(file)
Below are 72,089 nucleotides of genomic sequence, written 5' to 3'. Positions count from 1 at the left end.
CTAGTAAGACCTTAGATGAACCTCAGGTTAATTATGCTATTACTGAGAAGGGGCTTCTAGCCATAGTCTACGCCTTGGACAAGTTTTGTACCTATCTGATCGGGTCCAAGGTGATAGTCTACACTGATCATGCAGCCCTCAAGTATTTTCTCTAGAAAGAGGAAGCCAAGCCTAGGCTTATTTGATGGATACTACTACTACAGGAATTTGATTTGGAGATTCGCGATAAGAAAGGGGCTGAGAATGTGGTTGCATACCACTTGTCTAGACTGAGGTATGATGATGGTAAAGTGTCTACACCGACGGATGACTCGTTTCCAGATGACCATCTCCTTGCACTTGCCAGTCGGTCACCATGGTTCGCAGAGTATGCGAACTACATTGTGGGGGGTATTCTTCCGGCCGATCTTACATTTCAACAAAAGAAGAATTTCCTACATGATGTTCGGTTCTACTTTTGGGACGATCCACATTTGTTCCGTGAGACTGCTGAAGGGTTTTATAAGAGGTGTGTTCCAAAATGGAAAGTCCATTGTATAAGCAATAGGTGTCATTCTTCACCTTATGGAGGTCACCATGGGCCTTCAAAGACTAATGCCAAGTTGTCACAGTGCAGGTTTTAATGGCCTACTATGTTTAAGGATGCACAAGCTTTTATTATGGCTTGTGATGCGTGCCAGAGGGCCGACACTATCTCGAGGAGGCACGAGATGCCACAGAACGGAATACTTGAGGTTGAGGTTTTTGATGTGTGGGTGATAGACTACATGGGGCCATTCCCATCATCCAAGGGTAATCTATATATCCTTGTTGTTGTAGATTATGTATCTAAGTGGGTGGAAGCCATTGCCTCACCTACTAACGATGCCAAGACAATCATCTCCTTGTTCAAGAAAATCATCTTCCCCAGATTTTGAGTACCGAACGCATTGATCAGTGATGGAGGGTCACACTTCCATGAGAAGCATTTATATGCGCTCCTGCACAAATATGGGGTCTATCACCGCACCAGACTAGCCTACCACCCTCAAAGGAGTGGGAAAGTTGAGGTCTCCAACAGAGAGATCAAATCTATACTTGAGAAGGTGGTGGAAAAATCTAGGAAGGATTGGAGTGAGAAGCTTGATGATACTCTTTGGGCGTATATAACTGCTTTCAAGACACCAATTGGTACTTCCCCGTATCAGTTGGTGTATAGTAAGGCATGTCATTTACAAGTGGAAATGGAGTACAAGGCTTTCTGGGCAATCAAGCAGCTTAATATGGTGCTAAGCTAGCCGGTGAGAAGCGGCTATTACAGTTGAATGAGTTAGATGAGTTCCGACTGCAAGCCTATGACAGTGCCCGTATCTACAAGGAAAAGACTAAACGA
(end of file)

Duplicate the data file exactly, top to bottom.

Below are 72,089 nucleotides of genomic sequence, written 5' to 3'. Positions count from 1 at the left end.
CTAGTAAGACCTTAGATGAACCTCAGGTTAATTATGCTATTACTGAGAAGGGGCTTCTAGCCATAGTCTACGCCTTGGACAAGTTTTGTACCTATCTGATCGGGTCCAAGGTGATAGTCTACACTGATCATGCAGCCCTCAAGTATTTTCTCTAGAAAGAGGAAGCCAAGCCTAGGCTTATTTGATGGATACTACTACTACAGGAATTTGATTTGGAGATTCGCGATAAGAAAGGGGCTGAGAATGTGGTTGCATACCACTTGTCTAGACTGAGGTATGATGATGGTAAAGTGTCTACACCGACGGATGACTCGTTTCCAGATGACCATCTCCTTGCACTTGCCAGTCGGTCACCATGGTTCGCAGAGTATGCGAACTACATTGTGGGGGGTATTCTTCCGGCCGATCTTACATTTCAACAAAAGAAGAATTTCCTACATGATGTTCGGTTCTACTTTTGGGACGATCCACATTTGTTCCGTGAGACTGCTGAAGGGTTTTATAAGAGGTGTGTTCCAAAATGGAAAGTCCATTGTATAAGCAATAGGTGTCATTCTTCACCTTATGGAGGTCACCATGGGCCTTCAAAGACTAATGCCAAGTTGTCACAGTGCAGGTTTTAATGGCCTACTATGTTTAAGGATGCACAAGCTTTTATTATGGCTTGTGATGCGTGCCAGAGGGCCGACACTATCTCGAGGAGGCACGAGATGCCACAGAACGGAATACTTGAGGTTGAGGTTTTTGATGTGTGGGTGATAGACTACATGGGGCCATTCCCATCATCCAAGGGTAATCTATATATCCTTGTTGTTGTAGATTATGTATCTAAGTGGGTGGAAGCCATTGCCTCACCTACTAACGATGCCAAGACAATCATCTCCTTGTTCAAGAAAATCATCTTCCCCAGATTTTGAGTACCGAACGCATTGATCAGTGATGGAGGGTCACACTTCCATGAGAAGCATTTATATGCGCTCCTGCACAAATATGGGGTCTATCACCGCACCAGACTAGCCTACCACCCTCAAAGGAGTGGGAAAGTTGAGGTCTCCAACAGAGAGATCAAATCTATACTTGAGAAGGTGGTGGAAAAATCTAGGAAGGATTGGAGTGAGAAGCTTGATGATACTCTTTGGGCGTATATAACTGCTTTCAAGACACCAATTGGTACTTCCCCGTATCAGTTGGTGTATAGTAAGGCATGTCATTTACAAGTGGAAATGGAGTACAAGGCTTTCTGGGCAATCAAGCAGCTTAATATGGTGCTAAGCTAGCCGGTGAGAAGCGGCTATTACAGTTGAATGAGTTAGATGAGTTCCGACTGCAAGCCTATGACAGTGCCCGTATCTACAAGGAAAAGACTAAACGA